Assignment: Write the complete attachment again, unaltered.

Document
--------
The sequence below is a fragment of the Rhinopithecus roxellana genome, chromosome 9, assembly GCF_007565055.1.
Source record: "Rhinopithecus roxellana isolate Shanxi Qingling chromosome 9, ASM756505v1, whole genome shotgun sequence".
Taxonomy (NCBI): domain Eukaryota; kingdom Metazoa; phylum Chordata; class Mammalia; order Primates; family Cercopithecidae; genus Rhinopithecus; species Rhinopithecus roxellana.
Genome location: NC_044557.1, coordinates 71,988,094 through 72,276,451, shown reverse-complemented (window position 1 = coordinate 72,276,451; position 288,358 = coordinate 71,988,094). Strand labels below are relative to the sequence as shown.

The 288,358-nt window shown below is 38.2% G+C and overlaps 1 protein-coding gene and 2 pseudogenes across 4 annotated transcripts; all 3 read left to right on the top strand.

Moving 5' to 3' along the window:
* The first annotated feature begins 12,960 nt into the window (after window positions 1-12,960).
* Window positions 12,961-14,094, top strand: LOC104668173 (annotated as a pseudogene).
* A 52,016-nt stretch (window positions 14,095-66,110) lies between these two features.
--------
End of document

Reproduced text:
The sequence below is a fragment of the Rhinopithecus roxellana genome, chromosome 9, assembly GCF_007565055.1.
Source record: "Rhinopithecus roxellana isolate Shanxi Qingling chromosome 9, ASM756505v1, whole genome shotgun sequence".
Taxonomy (NCBI): domain Eukaryota; kingdom Metazoa; phylum Chordata; class Mammalia; order Primates; family Cercopithecidae; genus Rhinopithecus; species Rhinopithecus roxellana.
Genome location: NC_044557.1, coordinates 71,988,094 through 72,276,451, shown reverse-complemented (window position 1 = coordinate 72,276,451; position 288,358 = coordinate 71,988,094). Strand labels below are relative to the sequence as shown.

The 288,358-nt window shown below is 38.2% G+C and overlaps 1 protein-coding gene and 2 pseudogenes across 4 annotated transcripts; all 3 read left to right on the top strand.

Moving 5' to 3' along the window:
* The first annotated feature begins 12,960 nt into the window (after window positions 1-12,960).
* Window positions 12,961-14,094, top strand: LOC104668173 (annotated as a pseudogene).
* A 52,016-nt stretch (window positions 14,095-66,110) lies between these two features.